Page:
Plant Profiles: Lavender

lavender herbalism the house of twigs thot witchcraft obeah woman wispers emma kathrym

It’s warm even as evening descends, the sun sinking ever lower, the sky shades of pale pinks, blues and purples. A breeze caresses my warm skin and carries on it the woody yet sweet scent of lavender, thick and heady. Even now the last of the bees drone amongst the purple spikes, perhaps the last stop on their way home. I close my eyes and breathe it all in, for this is surely the essence of summer.

This is the first in a series of articles where we will consider a range of well-known plants associated with witchcraft. I’ve chosen lavender to begin with, not only because it is my favourite flower, but also because it represents midsummer perfectly. More than that though, lavender has so many uses, both magically and mundane that it might be considered as perhaps one of the most useful plants to have in the garden.

Food & Drink

Lavender flowers are edible and are perfect to use in baking. Add the dried or fresh flowers to any basic sponge cake recipe or to biscuit mixes. Make lavender sugar by grinding the fresh flowers together with caster sugar and sprinkle lightly over fruit or use in recipes for cakes and biscuits in place or plain sugar. Add to pancake mix and serve with ice cream.

I love to make lavender honey it’s absolutely divine drizzled over ice cream, pancakes or cereal. Simply place the dried flowers into a jar and cover with honey. You can use fresh flowers if you are making a small batch that will be used up quickly. Leave for at least a full day, though longer if using dried flowers, then strain into a clean jar.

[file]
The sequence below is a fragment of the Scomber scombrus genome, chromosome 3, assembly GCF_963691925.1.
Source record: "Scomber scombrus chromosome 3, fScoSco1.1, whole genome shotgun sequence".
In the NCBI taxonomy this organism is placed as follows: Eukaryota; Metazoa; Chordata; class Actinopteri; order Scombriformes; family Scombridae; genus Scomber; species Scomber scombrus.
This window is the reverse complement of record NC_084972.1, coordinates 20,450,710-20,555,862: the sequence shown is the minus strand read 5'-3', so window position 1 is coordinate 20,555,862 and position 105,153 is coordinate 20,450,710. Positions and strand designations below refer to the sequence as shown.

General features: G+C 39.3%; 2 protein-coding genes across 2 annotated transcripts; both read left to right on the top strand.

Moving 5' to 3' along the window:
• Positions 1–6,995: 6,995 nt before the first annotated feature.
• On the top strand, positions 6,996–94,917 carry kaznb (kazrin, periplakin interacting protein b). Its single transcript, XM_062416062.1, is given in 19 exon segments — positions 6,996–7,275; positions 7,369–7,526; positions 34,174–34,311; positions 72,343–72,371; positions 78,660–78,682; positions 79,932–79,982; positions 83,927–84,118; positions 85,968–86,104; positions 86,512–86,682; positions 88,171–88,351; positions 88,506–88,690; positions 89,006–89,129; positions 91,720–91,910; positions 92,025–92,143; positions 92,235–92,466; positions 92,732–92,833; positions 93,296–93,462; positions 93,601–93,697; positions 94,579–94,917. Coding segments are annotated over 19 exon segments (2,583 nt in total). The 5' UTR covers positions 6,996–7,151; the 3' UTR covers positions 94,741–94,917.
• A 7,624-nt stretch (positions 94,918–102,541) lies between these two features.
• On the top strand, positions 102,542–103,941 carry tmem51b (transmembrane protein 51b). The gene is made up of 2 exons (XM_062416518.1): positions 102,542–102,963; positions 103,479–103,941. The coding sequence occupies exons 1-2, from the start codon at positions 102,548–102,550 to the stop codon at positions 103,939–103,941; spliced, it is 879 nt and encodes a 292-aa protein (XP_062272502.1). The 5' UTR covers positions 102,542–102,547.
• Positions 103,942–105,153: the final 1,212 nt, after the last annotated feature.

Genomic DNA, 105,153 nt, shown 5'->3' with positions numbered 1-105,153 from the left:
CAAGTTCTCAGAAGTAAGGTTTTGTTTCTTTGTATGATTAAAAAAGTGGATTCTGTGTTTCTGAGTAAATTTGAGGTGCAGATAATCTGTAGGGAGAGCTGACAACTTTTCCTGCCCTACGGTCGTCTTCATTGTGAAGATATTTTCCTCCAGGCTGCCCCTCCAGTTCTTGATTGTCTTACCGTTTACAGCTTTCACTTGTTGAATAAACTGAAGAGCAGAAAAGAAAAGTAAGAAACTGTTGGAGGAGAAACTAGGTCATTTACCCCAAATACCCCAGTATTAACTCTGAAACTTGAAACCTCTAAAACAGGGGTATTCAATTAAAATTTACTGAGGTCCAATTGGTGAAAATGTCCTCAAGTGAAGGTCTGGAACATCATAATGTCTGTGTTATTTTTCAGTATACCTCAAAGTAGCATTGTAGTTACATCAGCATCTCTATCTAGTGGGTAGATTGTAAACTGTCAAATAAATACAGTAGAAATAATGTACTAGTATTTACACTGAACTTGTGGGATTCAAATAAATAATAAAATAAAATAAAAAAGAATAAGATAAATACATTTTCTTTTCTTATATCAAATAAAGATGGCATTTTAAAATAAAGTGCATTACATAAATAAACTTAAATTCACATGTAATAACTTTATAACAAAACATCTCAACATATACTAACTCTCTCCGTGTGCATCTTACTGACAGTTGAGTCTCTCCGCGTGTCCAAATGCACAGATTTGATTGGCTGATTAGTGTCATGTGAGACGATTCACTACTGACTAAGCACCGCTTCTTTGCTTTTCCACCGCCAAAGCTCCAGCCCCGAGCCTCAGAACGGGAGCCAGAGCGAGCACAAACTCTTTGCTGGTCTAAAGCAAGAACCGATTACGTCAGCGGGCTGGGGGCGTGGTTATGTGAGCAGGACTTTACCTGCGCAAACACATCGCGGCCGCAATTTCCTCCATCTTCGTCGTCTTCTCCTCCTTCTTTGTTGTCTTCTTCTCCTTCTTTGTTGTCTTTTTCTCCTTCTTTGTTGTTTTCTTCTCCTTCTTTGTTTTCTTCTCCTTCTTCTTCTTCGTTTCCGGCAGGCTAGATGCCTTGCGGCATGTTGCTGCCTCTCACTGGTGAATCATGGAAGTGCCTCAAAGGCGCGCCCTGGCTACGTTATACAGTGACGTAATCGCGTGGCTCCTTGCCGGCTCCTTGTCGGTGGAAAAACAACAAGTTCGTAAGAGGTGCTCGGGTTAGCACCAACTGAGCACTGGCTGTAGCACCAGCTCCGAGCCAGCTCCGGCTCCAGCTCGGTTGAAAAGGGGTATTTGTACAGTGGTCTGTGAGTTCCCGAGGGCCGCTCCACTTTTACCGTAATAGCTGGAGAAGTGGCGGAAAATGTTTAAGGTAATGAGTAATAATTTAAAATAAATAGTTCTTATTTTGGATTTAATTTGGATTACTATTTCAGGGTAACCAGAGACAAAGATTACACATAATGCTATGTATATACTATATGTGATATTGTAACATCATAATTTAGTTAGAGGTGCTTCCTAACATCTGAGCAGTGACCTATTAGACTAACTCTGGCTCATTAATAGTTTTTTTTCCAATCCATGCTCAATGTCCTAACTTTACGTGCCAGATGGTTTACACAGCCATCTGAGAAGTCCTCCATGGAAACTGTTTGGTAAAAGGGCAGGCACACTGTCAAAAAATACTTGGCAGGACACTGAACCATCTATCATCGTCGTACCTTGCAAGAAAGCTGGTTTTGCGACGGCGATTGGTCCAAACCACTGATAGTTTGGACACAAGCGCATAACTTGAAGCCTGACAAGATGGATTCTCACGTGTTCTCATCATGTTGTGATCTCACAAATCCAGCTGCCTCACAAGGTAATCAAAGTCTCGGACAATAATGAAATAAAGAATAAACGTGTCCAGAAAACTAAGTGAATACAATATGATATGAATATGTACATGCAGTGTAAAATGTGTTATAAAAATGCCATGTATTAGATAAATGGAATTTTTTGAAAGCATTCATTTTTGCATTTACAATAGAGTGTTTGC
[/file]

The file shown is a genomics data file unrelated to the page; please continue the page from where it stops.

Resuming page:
Lavender tea is simple to make and you can use flowers fresh from the garden. Simply pour boiling water over the flowers, let steep for five minutes then strain, adding honey to taste. Or for a really luxurious drink, take 200 ml of milk,  50 ml of cream and pour into a pan, adding two tablespoons of dried lavender flowers. Bring to a gentle simmer for around five minutes. Strain into a mug, adding a teaspoon of honey and a splash of cream to serve.

Health & Home

It strengthens the stomach, and frees the liver and spleen from obstructions.”

~ Nicholas Culpepper

Lavender is a particularly useful herb when it comes to the medicine cabinet. The tea can be taken to ease headaches and migraines as lavender has analgesic (pain relief) qualities and can help to reduce stress and ease tension. It’s also microbial and antibacterial making it good to use as a cleansing agent. Make lavender water by steeping the flowers in water for a week or so, or by adding drops of essential oil to water and using as a wash for scrapes and scratches. Lavender is particularly well-known to help with insomnia and other sleep disorders and so make the milky drink mentioned above and drink to aid a good nights rest. The milky drink also helps aid digestion and settle the stomach.

The herb can also be taken as a tincture to help general wellness or any of the conditions mentioned above. To make a tincture, place dried flowers into a jar and cover with a good quality spirit like vodka, rum or brandy. Leave for at least a week though a full lunar cycle is preferable, then strain into a clean bottle. Add a teaspoon to a glass of water and take as a tonic. Alternatively, dilute one part tincture to five parts water and use as a wash to cleanse the skin, helping combat spots, pimples and acne.